En passant (from French: in passing) is a move in the board game of chess. En passant is a special capture made immediately after a player moves a pawn two squares forward from its starting position, and an opposing pawn could have captured it as if it had moved only one square forward. In this situation, the opposing pawn may capture the pawn as if taking it "as it passes" through the first square. The resulting position is the same as if the pawn had only moved one square forward and the opposing pawn had captured normally. The en passant capture must be done on the very next turn, or the right to do so is lost. Such a move is the only occasion in chess in which a piece captures but does not move to the square of the captured piece. If an en passant capture is the only legal move available, it must be made. En passant capture is a common theme in chess compositions.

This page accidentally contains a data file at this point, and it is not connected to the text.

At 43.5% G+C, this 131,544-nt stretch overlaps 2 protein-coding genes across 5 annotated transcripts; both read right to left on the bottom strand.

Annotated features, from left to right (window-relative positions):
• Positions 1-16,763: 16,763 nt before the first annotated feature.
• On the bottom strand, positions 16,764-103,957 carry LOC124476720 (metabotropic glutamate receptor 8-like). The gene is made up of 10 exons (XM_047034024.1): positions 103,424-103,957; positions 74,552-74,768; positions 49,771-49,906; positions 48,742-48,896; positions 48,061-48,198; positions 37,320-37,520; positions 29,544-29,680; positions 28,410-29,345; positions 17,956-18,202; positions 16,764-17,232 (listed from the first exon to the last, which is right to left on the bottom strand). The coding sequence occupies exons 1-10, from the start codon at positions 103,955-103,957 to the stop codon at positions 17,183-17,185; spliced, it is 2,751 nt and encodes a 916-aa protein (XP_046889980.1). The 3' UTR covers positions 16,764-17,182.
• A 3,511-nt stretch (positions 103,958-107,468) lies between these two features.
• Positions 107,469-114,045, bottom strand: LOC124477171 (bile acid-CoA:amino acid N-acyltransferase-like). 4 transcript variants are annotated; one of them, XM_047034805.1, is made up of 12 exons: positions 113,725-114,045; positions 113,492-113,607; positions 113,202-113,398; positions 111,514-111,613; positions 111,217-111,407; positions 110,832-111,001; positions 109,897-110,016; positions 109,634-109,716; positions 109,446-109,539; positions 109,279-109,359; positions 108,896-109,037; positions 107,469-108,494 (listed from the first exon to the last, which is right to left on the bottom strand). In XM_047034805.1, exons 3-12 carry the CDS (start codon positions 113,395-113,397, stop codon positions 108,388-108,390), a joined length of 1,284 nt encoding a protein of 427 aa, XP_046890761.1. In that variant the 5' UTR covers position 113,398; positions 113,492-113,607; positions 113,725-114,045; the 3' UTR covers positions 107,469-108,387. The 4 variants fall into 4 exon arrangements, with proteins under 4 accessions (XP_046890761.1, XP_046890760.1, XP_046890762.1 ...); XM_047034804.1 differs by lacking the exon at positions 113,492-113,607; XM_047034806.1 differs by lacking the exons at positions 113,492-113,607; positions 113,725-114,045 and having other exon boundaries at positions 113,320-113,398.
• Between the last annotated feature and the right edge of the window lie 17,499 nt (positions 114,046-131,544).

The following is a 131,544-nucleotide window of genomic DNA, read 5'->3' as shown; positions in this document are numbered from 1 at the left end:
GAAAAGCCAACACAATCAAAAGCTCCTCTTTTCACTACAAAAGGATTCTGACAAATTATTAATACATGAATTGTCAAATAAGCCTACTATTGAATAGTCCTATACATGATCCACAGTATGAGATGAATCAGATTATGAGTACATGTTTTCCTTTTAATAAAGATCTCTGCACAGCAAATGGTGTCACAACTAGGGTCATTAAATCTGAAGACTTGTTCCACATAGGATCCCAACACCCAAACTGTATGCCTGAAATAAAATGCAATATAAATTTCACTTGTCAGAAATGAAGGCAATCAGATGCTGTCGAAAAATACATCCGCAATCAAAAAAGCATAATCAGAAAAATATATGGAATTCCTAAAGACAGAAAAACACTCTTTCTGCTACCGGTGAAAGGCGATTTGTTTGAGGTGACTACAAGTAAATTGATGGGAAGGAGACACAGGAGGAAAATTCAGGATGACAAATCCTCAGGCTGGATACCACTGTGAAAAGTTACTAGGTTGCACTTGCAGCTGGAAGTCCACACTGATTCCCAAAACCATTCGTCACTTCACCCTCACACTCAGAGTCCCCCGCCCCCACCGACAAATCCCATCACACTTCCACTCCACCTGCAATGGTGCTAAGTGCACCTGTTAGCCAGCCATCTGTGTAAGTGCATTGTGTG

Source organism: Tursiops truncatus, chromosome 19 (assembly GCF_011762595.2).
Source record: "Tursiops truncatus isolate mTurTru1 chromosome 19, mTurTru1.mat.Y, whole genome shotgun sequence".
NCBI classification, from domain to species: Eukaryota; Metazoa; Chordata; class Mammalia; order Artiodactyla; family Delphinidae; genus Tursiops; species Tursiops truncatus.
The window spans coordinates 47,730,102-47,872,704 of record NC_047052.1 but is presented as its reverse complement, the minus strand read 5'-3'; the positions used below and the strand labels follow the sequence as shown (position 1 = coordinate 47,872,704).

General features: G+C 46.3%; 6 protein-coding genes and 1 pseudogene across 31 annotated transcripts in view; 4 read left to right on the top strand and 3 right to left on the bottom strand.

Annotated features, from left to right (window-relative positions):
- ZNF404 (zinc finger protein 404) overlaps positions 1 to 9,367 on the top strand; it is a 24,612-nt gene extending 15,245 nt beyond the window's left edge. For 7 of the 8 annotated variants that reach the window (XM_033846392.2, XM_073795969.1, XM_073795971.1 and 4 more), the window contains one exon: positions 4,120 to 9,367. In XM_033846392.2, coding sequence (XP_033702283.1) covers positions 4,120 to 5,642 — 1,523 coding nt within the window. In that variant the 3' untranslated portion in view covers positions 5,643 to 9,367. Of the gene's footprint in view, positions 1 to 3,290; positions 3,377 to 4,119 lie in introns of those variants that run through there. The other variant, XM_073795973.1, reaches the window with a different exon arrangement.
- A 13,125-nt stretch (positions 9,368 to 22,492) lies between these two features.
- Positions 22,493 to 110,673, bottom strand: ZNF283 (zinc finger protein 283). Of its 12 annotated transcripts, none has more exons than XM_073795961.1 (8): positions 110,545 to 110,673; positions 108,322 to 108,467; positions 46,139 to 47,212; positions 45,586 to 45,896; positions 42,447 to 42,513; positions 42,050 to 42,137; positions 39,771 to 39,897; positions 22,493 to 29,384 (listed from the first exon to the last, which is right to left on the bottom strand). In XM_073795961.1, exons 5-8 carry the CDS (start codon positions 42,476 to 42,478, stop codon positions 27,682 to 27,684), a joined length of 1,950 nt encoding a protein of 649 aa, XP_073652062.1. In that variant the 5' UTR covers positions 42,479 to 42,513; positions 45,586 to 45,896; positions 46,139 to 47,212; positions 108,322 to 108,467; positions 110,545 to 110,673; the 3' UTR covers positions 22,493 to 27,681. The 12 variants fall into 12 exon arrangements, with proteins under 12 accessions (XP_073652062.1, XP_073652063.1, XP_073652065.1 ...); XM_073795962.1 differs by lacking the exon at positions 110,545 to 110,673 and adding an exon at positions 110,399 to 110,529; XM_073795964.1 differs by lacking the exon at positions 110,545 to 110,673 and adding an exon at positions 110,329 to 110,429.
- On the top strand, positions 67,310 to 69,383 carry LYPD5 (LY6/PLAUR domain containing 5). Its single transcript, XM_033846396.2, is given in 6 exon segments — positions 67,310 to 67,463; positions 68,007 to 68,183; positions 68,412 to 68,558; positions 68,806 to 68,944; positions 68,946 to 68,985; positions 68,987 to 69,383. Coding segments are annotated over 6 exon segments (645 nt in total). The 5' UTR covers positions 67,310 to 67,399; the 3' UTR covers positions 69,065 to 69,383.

This rule was added in the 15th century when the rule giving pawns the option of initially moving two squares was introduced. The rationale is so that a pawn cannot pass by another pawn using the two-square move without the risk of it being captured.